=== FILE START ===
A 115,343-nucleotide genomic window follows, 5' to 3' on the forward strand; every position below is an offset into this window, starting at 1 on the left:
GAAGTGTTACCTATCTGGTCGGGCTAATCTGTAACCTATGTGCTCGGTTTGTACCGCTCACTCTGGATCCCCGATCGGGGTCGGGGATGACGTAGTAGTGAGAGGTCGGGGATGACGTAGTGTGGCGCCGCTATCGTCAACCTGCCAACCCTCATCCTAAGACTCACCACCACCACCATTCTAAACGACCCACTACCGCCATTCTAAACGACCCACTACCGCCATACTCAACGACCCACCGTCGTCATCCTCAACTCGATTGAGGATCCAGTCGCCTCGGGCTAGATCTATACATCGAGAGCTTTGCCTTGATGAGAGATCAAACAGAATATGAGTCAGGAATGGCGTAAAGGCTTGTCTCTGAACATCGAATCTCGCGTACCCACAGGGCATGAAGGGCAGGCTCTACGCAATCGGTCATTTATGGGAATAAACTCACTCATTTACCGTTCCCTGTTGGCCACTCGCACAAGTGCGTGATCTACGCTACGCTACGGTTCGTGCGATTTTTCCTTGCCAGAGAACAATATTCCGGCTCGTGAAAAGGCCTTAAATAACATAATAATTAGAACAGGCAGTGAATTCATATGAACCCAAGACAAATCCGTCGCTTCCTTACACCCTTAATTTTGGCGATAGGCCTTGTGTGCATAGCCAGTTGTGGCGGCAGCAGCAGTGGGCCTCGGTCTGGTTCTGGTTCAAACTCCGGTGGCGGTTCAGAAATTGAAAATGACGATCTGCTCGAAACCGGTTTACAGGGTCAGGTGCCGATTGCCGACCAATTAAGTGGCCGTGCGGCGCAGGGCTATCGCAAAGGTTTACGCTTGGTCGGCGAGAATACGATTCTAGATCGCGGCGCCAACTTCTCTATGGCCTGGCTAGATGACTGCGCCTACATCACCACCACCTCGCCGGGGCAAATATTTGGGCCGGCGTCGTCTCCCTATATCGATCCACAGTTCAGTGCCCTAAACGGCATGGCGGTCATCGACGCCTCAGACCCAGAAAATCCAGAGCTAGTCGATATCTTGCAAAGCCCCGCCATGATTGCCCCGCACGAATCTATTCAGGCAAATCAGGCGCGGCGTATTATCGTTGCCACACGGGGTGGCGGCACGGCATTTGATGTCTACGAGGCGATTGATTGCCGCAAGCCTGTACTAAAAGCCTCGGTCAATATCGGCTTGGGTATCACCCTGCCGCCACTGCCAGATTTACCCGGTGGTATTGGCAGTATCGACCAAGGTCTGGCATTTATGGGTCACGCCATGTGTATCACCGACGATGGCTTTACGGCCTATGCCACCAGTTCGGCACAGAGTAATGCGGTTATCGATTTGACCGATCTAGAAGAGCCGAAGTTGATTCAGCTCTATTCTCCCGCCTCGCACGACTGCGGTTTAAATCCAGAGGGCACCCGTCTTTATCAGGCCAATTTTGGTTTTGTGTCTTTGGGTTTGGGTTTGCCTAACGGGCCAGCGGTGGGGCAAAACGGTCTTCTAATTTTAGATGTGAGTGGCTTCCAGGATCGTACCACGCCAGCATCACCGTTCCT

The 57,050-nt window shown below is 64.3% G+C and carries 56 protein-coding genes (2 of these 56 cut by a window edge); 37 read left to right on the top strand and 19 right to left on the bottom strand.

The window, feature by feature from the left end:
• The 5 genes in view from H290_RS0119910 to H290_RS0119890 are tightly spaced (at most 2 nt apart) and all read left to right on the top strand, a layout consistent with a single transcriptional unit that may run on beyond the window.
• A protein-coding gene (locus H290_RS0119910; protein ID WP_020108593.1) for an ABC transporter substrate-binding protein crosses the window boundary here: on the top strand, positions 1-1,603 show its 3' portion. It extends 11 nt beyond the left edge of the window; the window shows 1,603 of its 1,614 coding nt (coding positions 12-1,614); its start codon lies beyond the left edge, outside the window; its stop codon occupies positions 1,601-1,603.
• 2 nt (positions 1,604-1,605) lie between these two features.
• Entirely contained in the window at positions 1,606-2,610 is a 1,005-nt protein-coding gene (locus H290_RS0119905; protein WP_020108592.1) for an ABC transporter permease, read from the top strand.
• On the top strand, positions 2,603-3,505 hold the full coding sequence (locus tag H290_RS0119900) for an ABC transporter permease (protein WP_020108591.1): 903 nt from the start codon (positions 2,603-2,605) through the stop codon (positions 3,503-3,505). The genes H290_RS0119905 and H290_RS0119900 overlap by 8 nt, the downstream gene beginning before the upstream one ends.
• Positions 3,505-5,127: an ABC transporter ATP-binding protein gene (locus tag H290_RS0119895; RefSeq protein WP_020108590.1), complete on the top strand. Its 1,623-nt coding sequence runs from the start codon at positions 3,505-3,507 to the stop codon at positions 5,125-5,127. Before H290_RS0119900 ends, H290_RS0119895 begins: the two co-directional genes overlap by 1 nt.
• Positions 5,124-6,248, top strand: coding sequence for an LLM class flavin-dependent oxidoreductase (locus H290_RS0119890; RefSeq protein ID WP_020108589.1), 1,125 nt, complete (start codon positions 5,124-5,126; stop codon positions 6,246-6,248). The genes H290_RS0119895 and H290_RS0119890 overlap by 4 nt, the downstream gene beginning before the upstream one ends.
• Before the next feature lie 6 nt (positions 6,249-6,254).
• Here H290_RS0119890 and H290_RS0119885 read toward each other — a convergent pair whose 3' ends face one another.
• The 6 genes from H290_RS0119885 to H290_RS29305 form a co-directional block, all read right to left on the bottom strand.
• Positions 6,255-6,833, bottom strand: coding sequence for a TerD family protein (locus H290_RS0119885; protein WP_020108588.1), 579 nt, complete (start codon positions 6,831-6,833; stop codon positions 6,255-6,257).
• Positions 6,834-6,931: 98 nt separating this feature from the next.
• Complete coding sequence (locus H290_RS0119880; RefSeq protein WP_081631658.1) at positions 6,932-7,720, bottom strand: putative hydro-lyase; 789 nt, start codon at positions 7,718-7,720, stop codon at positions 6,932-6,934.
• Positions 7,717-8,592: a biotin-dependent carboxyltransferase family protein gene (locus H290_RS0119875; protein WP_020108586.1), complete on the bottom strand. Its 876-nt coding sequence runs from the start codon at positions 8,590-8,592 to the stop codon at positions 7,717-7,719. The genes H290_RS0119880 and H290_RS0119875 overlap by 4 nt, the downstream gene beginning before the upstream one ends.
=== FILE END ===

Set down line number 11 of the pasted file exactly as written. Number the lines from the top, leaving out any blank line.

• Positions 5,124-6,248, top strand: coding sequence for an LLM class flavin-dependent oxidoreductase (locus H290_RS0119890; RefSeq protein ID WP_020108589.1), 1,125 nt, complete (start codon positions 5,124-5,126; stop codon positions 6,246-6,248). The genes H290_RS0119895 and H290_RS0119890 overlap by 4 nt, the downstream gene beginning before the upstream one ends.